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I would say that beyond intolerance lies also a problem that is inherent to competition where people who have an intense desire for winning tend to want to put down thier competition as well as thier team or or is doing poorly. This attitute is quite common umongst competitive people even beyond gaming. What makes it more previlent in games especialy online games is the impersonal nature or such communication.

John Tynes
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"I think that certain people in the game industry aren't aware of how influential they are and how what they create here at PAX creates and perpetuates culture, and the influence it has."



This is a laughable criticism. The Penny Arcade team has written at length about the important role PAX plays in gaming culture; their ban on "booth babes" and even refusing booth space to vendors whose products offer only sexism and negativity speaks pretty loudly to this point.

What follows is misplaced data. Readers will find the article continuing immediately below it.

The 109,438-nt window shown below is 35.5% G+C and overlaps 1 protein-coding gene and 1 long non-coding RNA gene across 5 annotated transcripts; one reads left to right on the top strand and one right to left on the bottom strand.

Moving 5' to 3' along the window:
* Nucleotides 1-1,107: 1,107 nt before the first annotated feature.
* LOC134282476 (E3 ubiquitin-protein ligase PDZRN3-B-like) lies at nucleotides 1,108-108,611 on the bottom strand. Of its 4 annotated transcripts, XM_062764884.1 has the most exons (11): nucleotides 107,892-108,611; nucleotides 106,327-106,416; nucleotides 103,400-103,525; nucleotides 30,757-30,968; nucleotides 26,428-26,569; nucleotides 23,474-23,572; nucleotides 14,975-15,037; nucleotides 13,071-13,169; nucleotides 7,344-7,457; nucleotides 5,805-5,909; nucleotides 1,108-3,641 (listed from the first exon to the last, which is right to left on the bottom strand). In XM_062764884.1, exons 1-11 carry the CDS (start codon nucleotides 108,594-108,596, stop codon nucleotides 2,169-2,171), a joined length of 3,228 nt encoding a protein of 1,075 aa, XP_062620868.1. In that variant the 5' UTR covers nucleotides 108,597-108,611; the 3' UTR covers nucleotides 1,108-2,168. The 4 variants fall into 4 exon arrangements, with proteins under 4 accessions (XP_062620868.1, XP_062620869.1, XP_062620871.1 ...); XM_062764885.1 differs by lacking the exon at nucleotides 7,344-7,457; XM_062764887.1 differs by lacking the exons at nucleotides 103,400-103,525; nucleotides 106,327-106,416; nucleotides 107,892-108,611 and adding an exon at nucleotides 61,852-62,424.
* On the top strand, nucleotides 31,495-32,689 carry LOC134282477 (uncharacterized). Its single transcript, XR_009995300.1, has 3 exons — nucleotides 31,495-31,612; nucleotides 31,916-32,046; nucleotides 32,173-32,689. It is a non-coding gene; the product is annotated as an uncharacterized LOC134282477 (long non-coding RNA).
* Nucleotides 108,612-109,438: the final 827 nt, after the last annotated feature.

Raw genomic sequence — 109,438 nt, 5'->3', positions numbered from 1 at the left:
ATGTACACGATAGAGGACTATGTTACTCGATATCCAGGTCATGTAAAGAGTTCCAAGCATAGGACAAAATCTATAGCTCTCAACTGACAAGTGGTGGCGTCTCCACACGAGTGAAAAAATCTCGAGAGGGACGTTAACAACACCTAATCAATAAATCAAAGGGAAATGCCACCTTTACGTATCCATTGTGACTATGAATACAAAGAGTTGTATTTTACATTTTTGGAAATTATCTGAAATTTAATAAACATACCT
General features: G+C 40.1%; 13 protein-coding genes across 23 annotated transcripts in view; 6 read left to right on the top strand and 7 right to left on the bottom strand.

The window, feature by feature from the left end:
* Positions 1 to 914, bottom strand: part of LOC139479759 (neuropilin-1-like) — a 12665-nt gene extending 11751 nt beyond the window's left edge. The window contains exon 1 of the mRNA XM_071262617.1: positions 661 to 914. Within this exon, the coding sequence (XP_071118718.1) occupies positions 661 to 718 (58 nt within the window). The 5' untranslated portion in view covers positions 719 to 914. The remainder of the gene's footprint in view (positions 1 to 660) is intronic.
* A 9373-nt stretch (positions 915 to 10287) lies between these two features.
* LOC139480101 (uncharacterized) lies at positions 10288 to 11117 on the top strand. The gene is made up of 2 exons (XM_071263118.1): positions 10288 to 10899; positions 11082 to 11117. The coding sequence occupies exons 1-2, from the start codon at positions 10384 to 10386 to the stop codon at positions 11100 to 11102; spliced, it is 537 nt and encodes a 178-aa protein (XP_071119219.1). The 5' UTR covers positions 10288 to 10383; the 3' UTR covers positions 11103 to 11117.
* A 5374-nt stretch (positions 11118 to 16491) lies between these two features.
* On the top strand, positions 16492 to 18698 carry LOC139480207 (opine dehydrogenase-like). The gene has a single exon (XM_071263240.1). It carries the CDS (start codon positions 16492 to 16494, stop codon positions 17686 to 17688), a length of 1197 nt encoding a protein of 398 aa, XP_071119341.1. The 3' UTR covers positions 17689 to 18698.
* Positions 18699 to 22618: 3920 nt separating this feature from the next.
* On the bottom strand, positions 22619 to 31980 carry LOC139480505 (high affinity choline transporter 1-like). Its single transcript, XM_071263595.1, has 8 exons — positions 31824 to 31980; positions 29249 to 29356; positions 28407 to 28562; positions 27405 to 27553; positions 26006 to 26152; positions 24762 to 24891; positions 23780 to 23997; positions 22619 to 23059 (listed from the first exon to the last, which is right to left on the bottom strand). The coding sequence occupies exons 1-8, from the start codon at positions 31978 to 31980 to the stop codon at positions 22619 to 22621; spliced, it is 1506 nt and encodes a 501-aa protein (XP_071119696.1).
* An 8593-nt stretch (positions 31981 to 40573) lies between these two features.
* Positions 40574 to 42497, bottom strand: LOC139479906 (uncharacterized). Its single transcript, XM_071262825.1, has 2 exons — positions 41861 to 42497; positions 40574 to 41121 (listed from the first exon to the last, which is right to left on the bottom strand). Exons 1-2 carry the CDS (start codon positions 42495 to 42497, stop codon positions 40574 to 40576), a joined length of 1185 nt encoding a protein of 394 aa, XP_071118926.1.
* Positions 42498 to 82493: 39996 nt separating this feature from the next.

I found the controversy appalling. The comic strip, however, was hilarious.

Regina Buenaobra
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Given that information you provided in your comment, perhaps I should rephrase my observation and noted that if they are truly aware of how much much influence they have over gamer culture, perhaps they no longer care about their effects on it, or perhaps they want to shift this influence in a different direction. The fact that many booth babes were present at PAX East 2011 may signal a change in their attitude towards how they choose to shape and influence the culture at PAX.



Secondly, the controversy had less to do with the comic and more with their responses to it.

Alan Au
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I do not believe that there have been any changes to the Penny Arcade booth babe policy. For reference, here are the specifics: http://www.penny-arcade.com/paxbbresults/



If you disagree with the policy, you should let Penny Arcade know--they're not very good at reading your mind.

Brett Williams
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I personally believe the majority of this is related to internet culture. While gaming is a subsection of that because it is social and multiplayer the majority of the interaction is widespread around the internet. It exists even among those who do not play games but frequently use the internet for their social interaction.